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Digest of Education Statistics: 2007
Digest of Education Statistics: 2007

NCES 2008-022
March 2008

Appendix A.2. School Survey on Crime and Safety (SSOCS)

The most recent School Survey on Crime and Safety (SSOCS) was conducted by NCES in spring/summer of the 2005–06 school year. SSOCS focuses on incidents of specific crimes/offenses and a variety of specific discipline issues in public schools. It also covers characteristics of school policies, school violence prevention programs and policies, and school characteristics that have been associated with school crime. The survey was conducted with a nationally representative sample of regular public elementary, middle, and high schools in the 50 states and the District of Columbia. Special education, alternative, and vocational schools; schools in the other jurisdictions; and schools that taught only prekindergarten, kindergarten, or adult education were not included in the sample.

The sampling frame for the 2006 SSOCS was constructed from the public school universe file created for the 2003–04 Schools and Staffing Survey from the 2003–04 Common Core of Data (CCD) Public Elementary/Secondary School Universe File. The sample was stratified by instructional level, type of locale (urbanicity), and enrollment size. The sample of schools in each instructional level was allocated to each of the 16 cells formed by the cross-classification of the four categories of enrollment size and four types of locale. The sample was allocated to each subgroup in proportion to the sum of the square roots of the total student enrollment in each school in that stratum. The effective sample size within each stratum was then inflated to account for nonresponse. Once the final sample sizes were determined for each of the 64 strata, the subgroups were sorted by region and percent minority enrollment, and an initial sample of 3,565 schools was selected. Of those schools, 2,724 completed the survey. In March 2006, questionnaires were mailed to school principals, who were asked to complete the survey or to have it completed by the person at the school most knowledgeable about discipline issues. The weighted overall response rate was 80.6 percent, and item nonresponse rates ranged from 0 to 33.7 percent. A nonresponse bias analysis was conducted on the 13 items with weighted item nonresponse rates greater than 15 percent, and it was determined that the increased potential for bias in these items was not enough to warrant their exclusion from the data file. Weights were developed to adjust for the variable probabilities of selection and differential nonresponse and can be used to produce national estimates for regular public schools in the 2005–06 school year.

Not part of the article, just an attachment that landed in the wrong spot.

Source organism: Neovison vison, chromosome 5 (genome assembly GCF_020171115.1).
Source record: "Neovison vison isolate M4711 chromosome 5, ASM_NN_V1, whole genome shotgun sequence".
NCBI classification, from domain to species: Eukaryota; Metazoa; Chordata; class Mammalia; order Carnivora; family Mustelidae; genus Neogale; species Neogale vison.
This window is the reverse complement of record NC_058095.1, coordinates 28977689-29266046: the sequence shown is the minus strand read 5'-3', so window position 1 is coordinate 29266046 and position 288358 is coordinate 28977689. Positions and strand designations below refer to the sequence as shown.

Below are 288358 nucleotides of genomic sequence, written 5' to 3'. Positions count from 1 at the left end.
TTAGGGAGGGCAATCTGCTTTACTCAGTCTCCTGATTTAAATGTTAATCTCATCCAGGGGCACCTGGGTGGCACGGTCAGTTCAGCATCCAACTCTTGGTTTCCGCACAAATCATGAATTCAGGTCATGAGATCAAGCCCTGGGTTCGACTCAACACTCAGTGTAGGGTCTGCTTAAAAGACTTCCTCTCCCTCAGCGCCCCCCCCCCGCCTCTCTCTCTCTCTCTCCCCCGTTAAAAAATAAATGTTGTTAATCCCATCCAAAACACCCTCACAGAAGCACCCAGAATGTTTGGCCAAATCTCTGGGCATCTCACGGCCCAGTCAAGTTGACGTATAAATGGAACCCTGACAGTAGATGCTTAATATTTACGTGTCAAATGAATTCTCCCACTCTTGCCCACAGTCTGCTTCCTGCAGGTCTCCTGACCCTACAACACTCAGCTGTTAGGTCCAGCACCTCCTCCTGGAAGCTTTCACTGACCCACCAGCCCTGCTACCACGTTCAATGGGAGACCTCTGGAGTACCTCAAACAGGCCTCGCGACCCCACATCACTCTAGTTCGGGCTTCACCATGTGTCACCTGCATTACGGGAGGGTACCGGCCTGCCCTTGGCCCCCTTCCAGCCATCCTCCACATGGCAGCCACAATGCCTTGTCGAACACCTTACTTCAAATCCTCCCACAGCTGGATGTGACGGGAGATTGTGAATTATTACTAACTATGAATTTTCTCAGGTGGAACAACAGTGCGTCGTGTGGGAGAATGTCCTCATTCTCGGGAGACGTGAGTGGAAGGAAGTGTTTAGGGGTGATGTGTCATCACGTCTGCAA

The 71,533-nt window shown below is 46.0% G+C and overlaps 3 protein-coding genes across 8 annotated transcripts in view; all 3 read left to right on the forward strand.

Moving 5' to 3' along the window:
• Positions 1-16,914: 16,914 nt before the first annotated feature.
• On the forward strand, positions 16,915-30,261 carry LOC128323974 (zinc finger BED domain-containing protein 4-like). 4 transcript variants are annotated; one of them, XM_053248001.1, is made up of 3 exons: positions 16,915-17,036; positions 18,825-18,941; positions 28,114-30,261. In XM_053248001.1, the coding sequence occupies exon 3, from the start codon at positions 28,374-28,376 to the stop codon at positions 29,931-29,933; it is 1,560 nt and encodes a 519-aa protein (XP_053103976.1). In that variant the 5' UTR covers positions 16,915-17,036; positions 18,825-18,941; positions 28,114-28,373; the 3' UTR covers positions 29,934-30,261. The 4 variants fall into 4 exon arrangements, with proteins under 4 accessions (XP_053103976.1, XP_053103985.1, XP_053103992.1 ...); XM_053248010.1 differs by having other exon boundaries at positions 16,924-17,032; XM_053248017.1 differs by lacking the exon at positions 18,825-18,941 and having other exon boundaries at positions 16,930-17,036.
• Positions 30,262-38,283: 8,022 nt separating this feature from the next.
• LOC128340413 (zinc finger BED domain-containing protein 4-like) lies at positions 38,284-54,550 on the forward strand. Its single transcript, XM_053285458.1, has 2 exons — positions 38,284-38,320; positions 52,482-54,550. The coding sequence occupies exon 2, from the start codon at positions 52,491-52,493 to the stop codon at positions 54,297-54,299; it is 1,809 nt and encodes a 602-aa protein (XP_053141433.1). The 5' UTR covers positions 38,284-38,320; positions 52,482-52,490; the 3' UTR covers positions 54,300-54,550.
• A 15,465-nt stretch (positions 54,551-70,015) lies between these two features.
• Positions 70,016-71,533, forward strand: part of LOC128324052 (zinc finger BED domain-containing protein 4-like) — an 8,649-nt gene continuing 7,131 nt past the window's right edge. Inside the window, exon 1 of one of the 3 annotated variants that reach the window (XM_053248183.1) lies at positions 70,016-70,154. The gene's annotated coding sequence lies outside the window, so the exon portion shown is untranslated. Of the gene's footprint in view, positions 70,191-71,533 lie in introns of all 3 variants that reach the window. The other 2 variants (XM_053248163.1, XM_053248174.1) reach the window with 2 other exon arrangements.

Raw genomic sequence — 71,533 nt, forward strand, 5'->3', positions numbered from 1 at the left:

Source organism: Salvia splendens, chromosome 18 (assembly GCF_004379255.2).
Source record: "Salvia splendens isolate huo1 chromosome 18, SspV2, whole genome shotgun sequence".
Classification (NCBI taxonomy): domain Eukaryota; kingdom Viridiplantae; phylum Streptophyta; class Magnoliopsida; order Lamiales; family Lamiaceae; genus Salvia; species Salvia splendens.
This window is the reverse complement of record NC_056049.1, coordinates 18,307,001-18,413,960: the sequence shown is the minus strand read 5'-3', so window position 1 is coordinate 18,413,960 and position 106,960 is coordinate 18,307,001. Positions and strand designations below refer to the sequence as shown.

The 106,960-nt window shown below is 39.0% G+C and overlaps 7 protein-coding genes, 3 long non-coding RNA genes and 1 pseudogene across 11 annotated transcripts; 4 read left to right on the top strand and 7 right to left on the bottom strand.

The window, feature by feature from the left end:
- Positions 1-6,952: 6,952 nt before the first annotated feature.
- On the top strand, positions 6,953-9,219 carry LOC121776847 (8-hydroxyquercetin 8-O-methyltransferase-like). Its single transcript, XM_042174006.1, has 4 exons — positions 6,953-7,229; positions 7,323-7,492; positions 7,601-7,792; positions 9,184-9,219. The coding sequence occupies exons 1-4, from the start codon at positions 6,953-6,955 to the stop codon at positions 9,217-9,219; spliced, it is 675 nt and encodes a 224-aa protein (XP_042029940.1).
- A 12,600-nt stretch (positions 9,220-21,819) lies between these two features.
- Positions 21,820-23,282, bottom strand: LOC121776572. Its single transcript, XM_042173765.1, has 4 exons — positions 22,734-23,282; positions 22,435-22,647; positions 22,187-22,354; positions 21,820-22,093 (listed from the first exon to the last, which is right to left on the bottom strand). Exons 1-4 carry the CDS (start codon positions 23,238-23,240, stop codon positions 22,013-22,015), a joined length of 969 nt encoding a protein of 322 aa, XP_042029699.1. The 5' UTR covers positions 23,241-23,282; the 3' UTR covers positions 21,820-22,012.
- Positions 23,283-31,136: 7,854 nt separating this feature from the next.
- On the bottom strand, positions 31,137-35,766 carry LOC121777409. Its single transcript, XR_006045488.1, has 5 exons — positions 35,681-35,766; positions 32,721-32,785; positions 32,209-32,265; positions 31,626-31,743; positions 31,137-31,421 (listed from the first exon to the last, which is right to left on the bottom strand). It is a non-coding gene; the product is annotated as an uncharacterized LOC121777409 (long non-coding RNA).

For more information about the SSOCS, contact

Kathryn A. Chandler
Elementary/Secondary and Libraries Studies Division
Elementary/Secondary Sample Survey Studies Program
National Center for Education Statistics
1990 K Street NW
Washington, DC 20006